Since 2009-10, London boroughs have created nearly 7,000 apprenticeships in a diverse range of fields from civil engineering to project management.
In 2014-15, 1,513 apprentices were recruited by London boroughs, their contractors or local government-funded training agencies.
Boroughs are now reaching more young people not in education, employment or training (NEET) than ever before. Of the 1,273 apprentices recruited by London boroughs and their supply chain in 2014-15 (not including those in borough-funding agencies) 540 were previously NEET – equivalent to 42%.
By the same measure, in 2010-11, 886 were recruited by boroughs and their contractors, of which 173 were previously NEET, or just 20%.
Apprenticeships are now a well-regarded route into work and a career. Young people increasingly see the value in the skills and experience they can gain, while employers recognise the contribution apprentices can make.
London Councils runs the London Boroughs Apprenticeship awards, which demonstrate how apprentices excel in their roles and can have a positive impact on the councils in which they work.
Southwark is committed to creating 2,000 apprenticeships by 2018. In 2014-15 the council created 228 apprenticeships internally, through its supply chain, partners and contractors, and in local businesses which the council has supported.
The council offers extensive support to smaller businesses and a contribution of up to 75% of a young person’s London living wage for 12 months – with businesses paying the remainder – to help create apprenticeships and jobs for those finding it hard to get work.
All businesses entering into council contracts worth over £1m are required to offer apprenticeships and this year Southwark adopted a planning policy requiring one new apprenticeship per 2,000m2 of development.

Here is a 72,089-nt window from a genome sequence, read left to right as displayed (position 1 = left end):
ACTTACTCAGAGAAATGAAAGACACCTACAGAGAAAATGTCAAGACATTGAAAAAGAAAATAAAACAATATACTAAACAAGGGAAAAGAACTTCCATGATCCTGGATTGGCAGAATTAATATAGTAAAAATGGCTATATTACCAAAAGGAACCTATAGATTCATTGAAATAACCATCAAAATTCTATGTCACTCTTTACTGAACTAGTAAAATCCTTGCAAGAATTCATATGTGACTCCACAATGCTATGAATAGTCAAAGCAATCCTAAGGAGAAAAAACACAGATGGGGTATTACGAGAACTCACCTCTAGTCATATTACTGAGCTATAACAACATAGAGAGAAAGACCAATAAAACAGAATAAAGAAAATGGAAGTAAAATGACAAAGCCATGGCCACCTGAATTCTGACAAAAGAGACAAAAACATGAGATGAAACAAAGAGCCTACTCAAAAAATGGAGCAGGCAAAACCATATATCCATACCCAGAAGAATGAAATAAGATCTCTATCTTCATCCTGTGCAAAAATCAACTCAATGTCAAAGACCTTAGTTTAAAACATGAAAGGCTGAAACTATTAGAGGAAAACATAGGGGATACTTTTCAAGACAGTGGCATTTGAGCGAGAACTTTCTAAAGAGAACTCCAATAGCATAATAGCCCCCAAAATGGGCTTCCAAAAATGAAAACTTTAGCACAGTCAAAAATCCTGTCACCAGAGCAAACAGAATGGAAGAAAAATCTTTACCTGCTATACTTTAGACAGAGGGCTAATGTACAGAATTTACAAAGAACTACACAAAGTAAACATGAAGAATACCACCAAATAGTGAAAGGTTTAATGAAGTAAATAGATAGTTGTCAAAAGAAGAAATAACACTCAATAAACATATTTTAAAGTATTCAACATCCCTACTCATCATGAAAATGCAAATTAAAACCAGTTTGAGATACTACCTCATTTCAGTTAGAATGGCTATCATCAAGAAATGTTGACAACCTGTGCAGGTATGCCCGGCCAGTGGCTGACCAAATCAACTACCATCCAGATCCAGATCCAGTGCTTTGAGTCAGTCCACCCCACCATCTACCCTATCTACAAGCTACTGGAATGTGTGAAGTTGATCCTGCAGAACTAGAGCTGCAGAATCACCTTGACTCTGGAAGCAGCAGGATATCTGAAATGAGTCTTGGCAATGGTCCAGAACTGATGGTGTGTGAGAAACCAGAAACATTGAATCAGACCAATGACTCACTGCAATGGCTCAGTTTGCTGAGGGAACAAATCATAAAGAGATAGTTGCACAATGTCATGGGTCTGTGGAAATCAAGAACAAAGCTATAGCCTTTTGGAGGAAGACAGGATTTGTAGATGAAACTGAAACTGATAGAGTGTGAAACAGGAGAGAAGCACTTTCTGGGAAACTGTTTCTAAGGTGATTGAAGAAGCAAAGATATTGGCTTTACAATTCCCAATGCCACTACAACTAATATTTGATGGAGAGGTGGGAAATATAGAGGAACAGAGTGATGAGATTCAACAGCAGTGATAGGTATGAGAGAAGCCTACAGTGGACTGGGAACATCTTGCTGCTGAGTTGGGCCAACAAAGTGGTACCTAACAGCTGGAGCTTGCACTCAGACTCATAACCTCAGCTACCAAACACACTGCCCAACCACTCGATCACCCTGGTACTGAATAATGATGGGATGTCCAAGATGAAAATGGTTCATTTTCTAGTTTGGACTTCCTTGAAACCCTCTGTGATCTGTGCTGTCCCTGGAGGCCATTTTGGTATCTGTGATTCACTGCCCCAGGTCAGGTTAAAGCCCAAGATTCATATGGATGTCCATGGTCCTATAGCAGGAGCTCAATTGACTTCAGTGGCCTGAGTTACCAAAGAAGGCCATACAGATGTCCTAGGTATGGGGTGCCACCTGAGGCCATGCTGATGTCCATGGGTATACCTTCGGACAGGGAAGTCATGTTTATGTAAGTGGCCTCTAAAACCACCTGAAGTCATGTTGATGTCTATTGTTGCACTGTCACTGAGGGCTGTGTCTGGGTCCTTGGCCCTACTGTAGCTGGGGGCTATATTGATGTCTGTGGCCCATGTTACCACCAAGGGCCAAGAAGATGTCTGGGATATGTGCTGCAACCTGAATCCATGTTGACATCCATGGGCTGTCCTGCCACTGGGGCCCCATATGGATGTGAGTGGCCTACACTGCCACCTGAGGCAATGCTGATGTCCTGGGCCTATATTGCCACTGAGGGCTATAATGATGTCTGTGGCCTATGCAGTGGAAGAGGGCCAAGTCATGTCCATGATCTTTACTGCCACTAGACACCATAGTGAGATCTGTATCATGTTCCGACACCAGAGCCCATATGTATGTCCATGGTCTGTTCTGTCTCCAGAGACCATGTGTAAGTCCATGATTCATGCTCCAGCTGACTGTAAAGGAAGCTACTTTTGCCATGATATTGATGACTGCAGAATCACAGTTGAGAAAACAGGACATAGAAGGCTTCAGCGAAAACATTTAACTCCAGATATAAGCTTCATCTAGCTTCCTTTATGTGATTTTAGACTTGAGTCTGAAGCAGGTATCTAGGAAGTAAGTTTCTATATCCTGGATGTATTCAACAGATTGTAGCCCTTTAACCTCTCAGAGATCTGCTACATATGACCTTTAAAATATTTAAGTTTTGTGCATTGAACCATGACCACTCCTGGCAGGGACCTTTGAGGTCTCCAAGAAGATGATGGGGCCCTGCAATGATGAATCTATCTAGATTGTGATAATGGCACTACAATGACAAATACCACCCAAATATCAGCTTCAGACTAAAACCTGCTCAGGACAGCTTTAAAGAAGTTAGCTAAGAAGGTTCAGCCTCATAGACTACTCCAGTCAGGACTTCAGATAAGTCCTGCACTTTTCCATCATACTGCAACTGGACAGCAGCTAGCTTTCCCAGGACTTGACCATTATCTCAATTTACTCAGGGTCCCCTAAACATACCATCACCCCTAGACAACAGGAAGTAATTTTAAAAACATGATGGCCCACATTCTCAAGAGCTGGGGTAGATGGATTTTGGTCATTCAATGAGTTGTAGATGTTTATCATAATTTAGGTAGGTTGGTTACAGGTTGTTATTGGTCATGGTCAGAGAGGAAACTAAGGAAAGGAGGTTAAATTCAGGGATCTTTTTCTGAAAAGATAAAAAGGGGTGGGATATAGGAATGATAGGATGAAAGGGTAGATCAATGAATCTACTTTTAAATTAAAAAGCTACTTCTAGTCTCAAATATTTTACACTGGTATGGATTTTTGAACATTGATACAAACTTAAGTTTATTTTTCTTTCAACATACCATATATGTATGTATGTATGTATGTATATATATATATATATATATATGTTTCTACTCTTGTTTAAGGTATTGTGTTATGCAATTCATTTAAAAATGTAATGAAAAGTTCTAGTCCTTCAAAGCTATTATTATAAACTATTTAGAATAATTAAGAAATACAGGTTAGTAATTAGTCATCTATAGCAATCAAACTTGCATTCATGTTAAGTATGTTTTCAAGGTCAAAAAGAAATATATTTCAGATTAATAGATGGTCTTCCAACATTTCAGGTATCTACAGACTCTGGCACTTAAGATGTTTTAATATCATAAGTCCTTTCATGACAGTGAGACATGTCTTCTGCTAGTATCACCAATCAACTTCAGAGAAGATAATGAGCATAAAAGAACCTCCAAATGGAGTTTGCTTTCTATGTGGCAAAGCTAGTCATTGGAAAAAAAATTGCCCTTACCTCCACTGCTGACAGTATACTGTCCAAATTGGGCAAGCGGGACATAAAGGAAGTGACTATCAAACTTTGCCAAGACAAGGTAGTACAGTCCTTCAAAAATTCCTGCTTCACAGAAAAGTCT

In March 2015 the council set a new benchmark with the launch of the Southwark Apprenticeship Standard, which is endorsed by the Living Wage Foundation. It defined the London living wage, secure employment, quality training and mentoring as key components of a successful apprenticeship.
The standard is built on more than ten years of experience delivering a high-performing internal scheme. In that time Southwark has offered 364 apprenticeships, of which 84 were delivered by 24 contractors, with three more joining this year. The standard is supported by local businesses like PwC and business improvements districts.
The latest success in apprenticeship creation across London demonstrates how boroughs are working in ever-more innovative ways with a range of local partners. The hard work of boroughs using their resources effectively means they can help young people who were previously furthest from the workplace.
Peter John (Lab), leader of Southwark LBC and London Councils’ executive member for children, skills and employment